An old steam ferry, The Berkeley, with wonderful stained glass windows. This ferry used to run in San Francisco Bay. It was Friday and they were getting ready to have a wedding there that afternoon/evening.

Stained Glass windows in The Berkeley ferry

They also have an old Russian B-39 diesel submarine which we toured. The hatchways are really narrow in all directions so it's a rather gymnastic activity but fun. Clearly they'd designed the thing from a mechanical point of view and then when they were done they found room for the sailors wherever they could squish them in. Do you want to sleep in the engine room?

Russian B-39 diesel submarine

We also got to see the HMS Surprise which is a 179 ft wooden sailing frigate that was renovated to be used in the movie, Master and Commander: The Far Side of the World. The Surprise is the ship that's featured in Patrick O'Brian's Aubrey-Maturin series of 22 books that Walter had just finished reading.

HMS Surprise figure head HMS Surprise

The Star of India is also moored there. She is an iron hulled ship that was used first as a cargo ship to India, then as an emigrant ship to New Zealand and later in Alaska as salmon cannery. She's been fully restored and goes out sailing at least once a year with the Surprise. She's the world's oldest active ship.

Star of India

The next day was cooler and cloudy so we went to the San Diego Zoo--my favorite. It was perfect weather for it--a bit on the cool side for the humans but perfect for the critters who were up and prowling about. The cats were awake and out. We saw the pandas out moving around. And there's a new pair of 1 yr old grizzly bear cubs who were playing chase all over their enclosure.

We went way the heck up to the back of the zoo to see the polar bears who were of course taking a nap. When we came back down the hill we ended up going by the birds of prey. This HUGE Harpy eagle took off and flew a full lap around his cage and really put on a show--to everyone's amazement and awe.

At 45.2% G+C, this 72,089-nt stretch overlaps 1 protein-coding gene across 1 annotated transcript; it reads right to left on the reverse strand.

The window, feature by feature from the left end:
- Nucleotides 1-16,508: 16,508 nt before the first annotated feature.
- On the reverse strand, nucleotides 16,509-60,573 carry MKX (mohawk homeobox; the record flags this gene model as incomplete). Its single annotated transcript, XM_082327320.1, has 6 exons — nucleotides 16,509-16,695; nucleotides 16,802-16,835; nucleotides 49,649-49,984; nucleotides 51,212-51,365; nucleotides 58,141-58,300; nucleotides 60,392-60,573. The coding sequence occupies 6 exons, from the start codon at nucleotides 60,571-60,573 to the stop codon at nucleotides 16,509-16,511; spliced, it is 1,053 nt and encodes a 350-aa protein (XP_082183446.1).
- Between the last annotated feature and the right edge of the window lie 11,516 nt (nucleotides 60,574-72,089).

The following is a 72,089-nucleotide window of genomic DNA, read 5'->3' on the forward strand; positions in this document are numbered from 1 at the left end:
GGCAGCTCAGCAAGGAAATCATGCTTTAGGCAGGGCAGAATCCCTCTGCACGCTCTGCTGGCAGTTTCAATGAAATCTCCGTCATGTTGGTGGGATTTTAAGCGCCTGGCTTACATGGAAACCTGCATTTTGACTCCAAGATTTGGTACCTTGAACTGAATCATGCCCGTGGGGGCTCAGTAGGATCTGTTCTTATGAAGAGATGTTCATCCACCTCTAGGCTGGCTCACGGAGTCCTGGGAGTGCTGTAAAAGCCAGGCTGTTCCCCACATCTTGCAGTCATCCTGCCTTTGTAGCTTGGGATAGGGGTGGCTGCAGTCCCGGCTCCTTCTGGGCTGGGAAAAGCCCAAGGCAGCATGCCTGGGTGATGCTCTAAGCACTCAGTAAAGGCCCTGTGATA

That really got our attention so we stopped to look at this Andean Condor. He was doing what the birds usually do: sit with their backs to the people.

California Condor with back to the crowd

And then all of a sudden he turned around and gave us a show.

California Condor with wings spread

It was like watching a flasher! He swung back and forth so everyone got a great view. And then the big eagle in the next cage took off and flew too.

On our way out one of the many peacocks decided to pose for us too. Watching him do a full two turns was pretty fun since it's a real balancing act. Later the next week on the way home we were in a campground where they have peacocks and there was a juvenile male practicing how to strut. His tail was only a foot or so long but he still had to work on his posture and balance.

Peacock at San Diego Zoo

The next day we went to the Fallbrook Avocado Festival. This was Tracy's choice and we all thought it would be a laid back quiet day. Wrong. The thing was huge. There must have been at least 10,000 people all walking up and down the main street of Fallbrook. Holy Guacamole stands appeared every block. I bought some gorgeous Haas avocados and they were ripe by the time we got home.

The last day we went for a hike around Lake Hodges in north San Diego County. Driving from the desert to Carlsbad through this same area I'd seen these small piles of orange straw here and there along the road and up on the hillsides. I wondered if it had been something they'd used fighting the fires the previous fall.

On our hike we came across a patch of the stuff.

Dodder in San Diego County

It turns out not to be straw. It was damp to the touch and a little rubbery. It was clearly alive and twining it's way around the stems of the low lying shrubs. Very weird stuff. I did a search on the internet later and discovered it's called dodder. It's a plant parasite and eventually blooms and makes seeds.

After our hike we had a picnic in the park where they have the Renaissance Faire each year. Tracy had been there the two weekends before dancing at the Faire with her Belly Dance Troupe. As always we had a wonderful time visiting with Tracy.

The trip back north was uneventful and not particularly photogenic! We stopped and saw Walter's family in Napa and then made a beeline home up I-5.

We're really glad that we took our trip to California this year in April. It was a bit of a stretch for me to be gone from my garden that time of year but it turned out to be an incredibly cold April in Seattle so I really wasn't that far behind on my gardening tasks when I got back. It was a perfect year to be gone!